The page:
Jupiter Symphony

Mozart with Thomas Hengelbrock

Description Program Artists

What an ending! Mozart's “Jupiter” Symphony features one of the most overwhelming finales in music history. In addition, something remarkable lies hidden in this movement: its four-note main theme already figures prominently in Mozart's First Symphony, the promise of a child that found its much-too-early fulfillment in the “Jupiter” Symphony. Thomas Hengelbrock combines Mozart's symphonic farewell with his 39th Symphony. The festiveness of both works owes much to their models: symphonies composed by Joseph Haydn for the Paris court, which spurred Mozart to a sort of inner sporting competition. With such brilliant music, more pensive moods shouldn’t be neglected either: in the Concert Aria, K. 528, the expressive portrait of a woman who learns of her lover’s death sentence – performed by the Ilia of our Idomeneo production, Regula Mühlemann.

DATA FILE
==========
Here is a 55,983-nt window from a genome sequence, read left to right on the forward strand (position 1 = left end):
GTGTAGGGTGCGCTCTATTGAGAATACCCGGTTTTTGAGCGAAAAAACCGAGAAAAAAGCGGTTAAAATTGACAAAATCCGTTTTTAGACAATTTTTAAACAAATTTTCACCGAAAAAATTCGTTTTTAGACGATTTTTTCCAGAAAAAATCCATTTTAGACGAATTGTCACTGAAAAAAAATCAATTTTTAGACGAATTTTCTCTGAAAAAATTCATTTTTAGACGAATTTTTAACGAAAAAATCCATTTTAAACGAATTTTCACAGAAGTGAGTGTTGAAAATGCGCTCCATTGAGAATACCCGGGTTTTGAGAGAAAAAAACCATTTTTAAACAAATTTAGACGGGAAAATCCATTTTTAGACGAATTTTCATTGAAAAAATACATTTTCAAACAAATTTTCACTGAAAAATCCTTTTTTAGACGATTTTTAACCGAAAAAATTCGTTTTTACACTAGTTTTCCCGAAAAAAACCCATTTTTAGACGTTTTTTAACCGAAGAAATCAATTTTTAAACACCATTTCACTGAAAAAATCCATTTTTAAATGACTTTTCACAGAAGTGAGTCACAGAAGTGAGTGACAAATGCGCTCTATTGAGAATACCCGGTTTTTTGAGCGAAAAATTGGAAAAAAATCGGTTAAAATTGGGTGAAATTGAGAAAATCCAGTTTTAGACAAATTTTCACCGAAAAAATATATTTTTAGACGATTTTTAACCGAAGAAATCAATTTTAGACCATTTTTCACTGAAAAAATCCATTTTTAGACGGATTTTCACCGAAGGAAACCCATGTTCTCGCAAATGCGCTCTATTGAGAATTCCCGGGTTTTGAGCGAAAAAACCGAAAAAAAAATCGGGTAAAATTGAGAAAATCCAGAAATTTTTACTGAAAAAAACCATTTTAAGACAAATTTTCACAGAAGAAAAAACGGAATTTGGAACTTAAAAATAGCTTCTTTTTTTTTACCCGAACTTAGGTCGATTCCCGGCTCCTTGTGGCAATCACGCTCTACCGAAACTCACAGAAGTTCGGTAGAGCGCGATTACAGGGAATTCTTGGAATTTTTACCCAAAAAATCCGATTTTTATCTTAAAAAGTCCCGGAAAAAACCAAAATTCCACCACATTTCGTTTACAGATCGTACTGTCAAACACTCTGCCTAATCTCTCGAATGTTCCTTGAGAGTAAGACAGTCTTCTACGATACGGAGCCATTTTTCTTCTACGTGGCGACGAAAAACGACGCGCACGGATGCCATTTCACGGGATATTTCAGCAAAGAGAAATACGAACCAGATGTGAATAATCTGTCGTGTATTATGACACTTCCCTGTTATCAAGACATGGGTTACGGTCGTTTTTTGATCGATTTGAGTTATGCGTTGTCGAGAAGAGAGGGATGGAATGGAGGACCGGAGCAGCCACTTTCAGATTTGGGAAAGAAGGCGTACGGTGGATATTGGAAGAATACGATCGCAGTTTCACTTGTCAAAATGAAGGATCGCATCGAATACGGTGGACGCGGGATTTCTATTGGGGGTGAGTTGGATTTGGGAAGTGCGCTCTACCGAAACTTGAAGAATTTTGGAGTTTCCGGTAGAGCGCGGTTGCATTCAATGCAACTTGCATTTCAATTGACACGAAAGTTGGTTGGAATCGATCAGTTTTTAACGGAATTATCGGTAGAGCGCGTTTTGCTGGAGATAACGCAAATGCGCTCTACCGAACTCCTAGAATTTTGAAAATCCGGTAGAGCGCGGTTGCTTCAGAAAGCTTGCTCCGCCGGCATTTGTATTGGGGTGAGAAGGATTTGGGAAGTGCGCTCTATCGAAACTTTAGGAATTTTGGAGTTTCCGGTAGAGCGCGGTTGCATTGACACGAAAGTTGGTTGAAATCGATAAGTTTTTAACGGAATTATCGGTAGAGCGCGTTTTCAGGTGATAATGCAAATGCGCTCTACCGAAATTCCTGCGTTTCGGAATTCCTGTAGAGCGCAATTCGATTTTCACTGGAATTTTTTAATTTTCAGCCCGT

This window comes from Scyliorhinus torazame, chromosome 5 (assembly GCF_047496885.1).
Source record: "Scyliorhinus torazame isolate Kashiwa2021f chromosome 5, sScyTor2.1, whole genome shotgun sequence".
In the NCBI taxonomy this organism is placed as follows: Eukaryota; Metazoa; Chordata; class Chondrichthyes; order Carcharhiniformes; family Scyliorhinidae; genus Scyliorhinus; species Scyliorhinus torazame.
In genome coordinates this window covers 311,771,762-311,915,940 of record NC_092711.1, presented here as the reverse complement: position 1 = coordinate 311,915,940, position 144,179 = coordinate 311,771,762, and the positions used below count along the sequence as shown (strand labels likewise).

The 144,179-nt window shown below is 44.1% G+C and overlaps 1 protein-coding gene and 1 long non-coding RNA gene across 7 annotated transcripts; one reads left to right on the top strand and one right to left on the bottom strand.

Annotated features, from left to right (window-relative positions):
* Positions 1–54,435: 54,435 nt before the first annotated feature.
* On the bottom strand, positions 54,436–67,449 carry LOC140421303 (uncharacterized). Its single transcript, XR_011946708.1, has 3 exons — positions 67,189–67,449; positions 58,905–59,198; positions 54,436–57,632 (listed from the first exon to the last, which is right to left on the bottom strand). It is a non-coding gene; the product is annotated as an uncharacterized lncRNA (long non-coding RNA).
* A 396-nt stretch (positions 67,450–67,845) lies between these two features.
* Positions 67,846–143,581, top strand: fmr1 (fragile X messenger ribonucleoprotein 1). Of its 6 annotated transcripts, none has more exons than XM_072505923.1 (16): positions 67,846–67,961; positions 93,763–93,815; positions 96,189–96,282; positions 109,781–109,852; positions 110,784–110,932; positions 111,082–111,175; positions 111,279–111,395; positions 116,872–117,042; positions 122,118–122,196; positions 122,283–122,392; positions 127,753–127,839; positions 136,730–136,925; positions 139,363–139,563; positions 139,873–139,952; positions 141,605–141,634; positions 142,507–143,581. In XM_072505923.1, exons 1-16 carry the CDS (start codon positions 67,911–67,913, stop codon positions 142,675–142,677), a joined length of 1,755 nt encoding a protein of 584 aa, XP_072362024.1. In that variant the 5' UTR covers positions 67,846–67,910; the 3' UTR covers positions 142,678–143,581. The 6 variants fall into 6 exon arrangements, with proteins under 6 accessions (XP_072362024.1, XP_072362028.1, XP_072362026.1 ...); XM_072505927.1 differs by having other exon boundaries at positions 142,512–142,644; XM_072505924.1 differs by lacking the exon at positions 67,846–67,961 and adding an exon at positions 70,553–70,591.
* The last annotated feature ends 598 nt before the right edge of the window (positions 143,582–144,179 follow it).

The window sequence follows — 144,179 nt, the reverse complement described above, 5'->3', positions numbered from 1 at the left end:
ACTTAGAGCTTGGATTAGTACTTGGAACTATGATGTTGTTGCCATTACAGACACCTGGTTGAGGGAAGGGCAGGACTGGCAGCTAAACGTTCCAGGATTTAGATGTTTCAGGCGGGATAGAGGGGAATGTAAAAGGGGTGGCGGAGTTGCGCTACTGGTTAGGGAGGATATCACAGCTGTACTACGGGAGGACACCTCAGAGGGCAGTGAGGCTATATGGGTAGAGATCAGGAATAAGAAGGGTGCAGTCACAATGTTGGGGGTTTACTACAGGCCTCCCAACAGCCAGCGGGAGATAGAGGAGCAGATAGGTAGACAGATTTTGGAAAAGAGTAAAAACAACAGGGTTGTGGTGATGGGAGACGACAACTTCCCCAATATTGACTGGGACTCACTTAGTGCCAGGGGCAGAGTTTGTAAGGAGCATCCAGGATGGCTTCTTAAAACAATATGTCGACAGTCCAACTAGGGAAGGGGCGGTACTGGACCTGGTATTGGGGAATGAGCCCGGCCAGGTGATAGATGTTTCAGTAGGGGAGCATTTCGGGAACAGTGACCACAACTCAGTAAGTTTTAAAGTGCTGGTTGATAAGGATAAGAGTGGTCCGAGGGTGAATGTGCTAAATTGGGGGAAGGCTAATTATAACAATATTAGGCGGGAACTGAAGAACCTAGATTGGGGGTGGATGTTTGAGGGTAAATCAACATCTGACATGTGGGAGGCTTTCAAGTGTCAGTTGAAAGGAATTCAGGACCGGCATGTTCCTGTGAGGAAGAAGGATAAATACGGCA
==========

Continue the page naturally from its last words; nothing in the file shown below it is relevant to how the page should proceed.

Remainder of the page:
Photo that shows Regula Mühlemann Pressefoto 1 2016 © Henning Ross Sony Classical. © Henning Ross Sony Classical
© Henning Ross Sony Classical


Wolfgang Amadeus Mozart
Symphony No. 39 in E-flat major, K. 543
“Bella Mia Fiamma, Addio” for soprano and orchestra, K. 528
Symphony No. 41 in C major, K. 551 (“Jupiter”)

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